By Ángel Guerra Cabrera
Chile’s combative and vigorous popular rebellion is not merely due to the disproportionate increase in the Metro ticket in Santiago. That was the straw that broke the camel’s back for a quarter century of crouched pinochetism that has continued there in strategic spaces, including economic, politics, media, and armed security forces.
In Chile, yes, there has been a sort of democratic scenography to disguise the fascism that really exists. The bloody repression from the very first moments of a totally peaceful protest, which only consisted first of skipping the turnstiles of the Metro by hundreds of teenagers and young people and, later on by thousands of people of all ages, warmed the temperature even more. The increase raised the price by 30 pesos, equivalent to 42 US cents per trip, and on a monthly average the cost per person has been calculated at about 14 percent of the minimum wage.
But the widespread insubordination of Chileans, as in Honduras and Haiti, occurred and will occur again in Ecuador, expressed with votes in Argentina and previously in Mexico, is against decades of misery, contempt, discrimination, gross and growing inequality and authoritarian government.
With a Constitution and a political culture inherited from Pinochet, with the economic and political marginalization and the growing impoverishment of the majority of the population, with the privatization and destruction of the public education and health systems, it is a true joke to say that in Chile there was a democratic transition or that there is a functioning democratic system. What is worth asking is how much democracy can neoliberalism really offer, in which rulers sell natural wealth, privatize everything and, at the same time, obscenely enrich themselves without consulting their peoples.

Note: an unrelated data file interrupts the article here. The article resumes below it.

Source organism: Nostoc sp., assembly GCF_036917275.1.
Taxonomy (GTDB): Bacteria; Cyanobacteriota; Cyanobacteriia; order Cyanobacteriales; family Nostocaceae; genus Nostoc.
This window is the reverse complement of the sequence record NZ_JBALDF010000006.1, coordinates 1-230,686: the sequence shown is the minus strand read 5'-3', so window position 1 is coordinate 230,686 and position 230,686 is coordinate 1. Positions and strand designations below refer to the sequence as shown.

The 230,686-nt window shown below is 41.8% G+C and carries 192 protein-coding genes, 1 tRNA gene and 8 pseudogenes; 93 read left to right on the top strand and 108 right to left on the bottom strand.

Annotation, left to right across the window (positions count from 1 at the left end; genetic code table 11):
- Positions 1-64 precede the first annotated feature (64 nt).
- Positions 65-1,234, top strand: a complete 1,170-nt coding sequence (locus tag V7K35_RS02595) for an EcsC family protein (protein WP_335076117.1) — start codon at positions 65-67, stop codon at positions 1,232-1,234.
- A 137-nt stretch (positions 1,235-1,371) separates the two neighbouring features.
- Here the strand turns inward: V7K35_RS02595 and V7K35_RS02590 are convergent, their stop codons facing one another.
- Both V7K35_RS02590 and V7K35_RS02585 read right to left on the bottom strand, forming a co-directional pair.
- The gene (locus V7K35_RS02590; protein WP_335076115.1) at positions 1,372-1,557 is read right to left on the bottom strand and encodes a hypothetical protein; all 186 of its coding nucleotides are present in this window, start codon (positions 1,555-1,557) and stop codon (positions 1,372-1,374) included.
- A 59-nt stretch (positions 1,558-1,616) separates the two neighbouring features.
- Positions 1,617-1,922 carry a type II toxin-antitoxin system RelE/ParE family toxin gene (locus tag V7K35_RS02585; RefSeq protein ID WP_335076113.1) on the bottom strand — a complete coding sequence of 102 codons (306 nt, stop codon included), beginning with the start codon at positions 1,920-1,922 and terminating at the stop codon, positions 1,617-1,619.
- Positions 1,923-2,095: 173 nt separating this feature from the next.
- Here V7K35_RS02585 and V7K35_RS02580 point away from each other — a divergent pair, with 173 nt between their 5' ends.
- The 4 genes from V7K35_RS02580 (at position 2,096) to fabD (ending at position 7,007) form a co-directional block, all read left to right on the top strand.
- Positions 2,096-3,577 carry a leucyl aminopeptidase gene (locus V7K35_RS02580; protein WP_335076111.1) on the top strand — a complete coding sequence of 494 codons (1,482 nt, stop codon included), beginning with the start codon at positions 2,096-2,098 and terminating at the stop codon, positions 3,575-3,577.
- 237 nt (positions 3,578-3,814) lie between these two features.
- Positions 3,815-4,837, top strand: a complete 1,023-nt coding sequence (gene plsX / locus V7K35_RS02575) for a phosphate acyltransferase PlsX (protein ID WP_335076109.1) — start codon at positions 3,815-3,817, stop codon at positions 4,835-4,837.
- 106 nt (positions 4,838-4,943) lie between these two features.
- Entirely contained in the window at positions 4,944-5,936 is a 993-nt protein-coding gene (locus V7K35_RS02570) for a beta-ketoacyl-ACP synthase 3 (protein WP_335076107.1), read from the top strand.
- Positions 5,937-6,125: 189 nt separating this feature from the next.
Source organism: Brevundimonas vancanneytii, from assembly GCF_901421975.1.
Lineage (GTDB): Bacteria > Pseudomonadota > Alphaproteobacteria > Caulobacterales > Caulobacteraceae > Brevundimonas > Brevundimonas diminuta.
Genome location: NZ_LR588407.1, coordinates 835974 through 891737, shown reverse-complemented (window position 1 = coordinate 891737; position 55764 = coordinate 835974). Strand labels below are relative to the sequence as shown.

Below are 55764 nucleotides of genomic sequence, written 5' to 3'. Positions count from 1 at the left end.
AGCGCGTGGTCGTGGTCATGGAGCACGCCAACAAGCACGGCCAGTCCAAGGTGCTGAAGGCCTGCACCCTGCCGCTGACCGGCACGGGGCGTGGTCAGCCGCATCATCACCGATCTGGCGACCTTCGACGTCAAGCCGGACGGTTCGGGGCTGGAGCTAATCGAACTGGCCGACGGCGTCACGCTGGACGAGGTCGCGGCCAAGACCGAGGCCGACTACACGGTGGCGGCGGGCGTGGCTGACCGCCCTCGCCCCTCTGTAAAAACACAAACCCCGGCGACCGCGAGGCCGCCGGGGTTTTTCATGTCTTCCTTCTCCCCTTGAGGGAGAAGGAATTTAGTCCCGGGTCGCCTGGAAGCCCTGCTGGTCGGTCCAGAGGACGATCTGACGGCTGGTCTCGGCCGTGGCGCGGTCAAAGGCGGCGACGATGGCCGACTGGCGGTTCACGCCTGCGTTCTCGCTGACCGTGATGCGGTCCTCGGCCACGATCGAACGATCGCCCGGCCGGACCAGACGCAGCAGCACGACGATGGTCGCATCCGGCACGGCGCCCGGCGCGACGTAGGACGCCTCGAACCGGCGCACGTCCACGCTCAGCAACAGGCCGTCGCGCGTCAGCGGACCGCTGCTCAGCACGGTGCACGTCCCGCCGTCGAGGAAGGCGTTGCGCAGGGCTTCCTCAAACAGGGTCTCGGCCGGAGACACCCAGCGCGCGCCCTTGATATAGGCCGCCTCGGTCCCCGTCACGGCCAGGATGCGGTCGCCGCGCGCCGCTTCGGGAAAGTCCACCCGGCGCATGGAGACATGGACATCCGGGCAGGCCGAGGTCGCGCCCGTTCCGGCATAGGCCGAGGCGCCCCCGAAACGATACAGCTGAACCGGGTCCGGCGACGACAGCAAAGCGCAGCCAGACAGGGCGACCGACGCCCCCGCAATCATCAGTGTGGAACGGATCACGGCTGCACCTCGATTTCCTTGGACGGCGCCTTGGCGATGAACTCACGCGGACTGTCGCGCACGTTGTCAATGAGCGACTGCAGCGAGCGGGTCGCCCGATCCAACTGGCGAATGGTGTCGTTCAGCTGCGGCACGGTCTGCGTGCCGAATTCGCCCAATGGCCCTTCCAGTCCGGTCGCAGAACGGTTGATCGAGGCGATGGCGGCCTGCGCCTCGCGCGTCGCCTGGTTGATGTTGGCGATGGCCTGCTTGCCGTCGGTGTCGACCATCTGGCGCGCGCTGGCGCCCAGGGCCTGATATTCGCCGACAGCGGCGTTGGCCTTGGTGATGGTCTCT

In systems where millions of dollars are invested in election campaigns, candidates are sold like toothpaste and respond to the protests with the brutality and savagery that we have seen in France, Catalonia, Ecuador, Honduras, Haiti, Colombia, Peru and, not to forget, the United States. In Chile it has been astonishing the severity of the military and riot police who were seen in videos intoxicating themselves with coca before they attacked.
For decades we have been listening to the media and the hegemonic academy say wonders about the great economic, democratic and even social successes of the Chilean model, made in Chicago by its intellectual author, the neoliberal pontiff Milton Friedman. For now, I am waiting for Mrs. Bachelet, the UN High Commissioner for Human Rights, to go beyond confessing sadly and condemning – as she unjustly and without proof did with Bolivarian Venezuela – the murders, beatings, tortures and rapes of men and women in the middle of the street, day and night, that we are seeing with horror in the videos that circulates in social networks and in the few media outlets that has reported the truth about the 10 days of incessant protests.
However, even worse than Bachelet, is the repugnant OAS of the energetic Luis Almagro cites, with extraordinary character, its Permanent Council, but not to know about the crimes against humanity being committed against its people by the government headed by Sebastián Piñera, but rather to prosecute the presidential election in Bolivia of Evo Morales like nothing is happening in Chile!
Bolivia is an example of participative and protagonist democracy, for having liquidated the oligarchic republic with a popular Constituent that founded the first plurinational State of Latin America and the Caribbean, which recognizes all the rights of the indigenous peoples that inhabit it and of all its citizens. This has led to the abatement of poverty and inequality, the creation of an education and public health system that was unimaginable before Evo, as Bolivia previously competed with Haiti for the very lowest rung of human development indexes in the Americas.
Now, the United States and the right, with the racism that is characteristic of them, are angry at the delay in counting the votes of the remote mountainous and Amazonian indigenous regions and cynically shout fraud. It’s very simple to understand. These areas are inhabited by countless villages with 100 or fewer inhabitants who are very distant and isolated from each other, and although communications has improved a lot, most still do not have a telephone connection. So it is well known the reason for the existing delay in the counting of those votes, always favorable to Evo.
What Washington and the local oligarchy have been doing for months is another attempted coup d’état against the indigenous president and to achieve this they have started a wave of fires against electoral tribunals. Terrorism is their thing, but Evo and the people have always defeated them.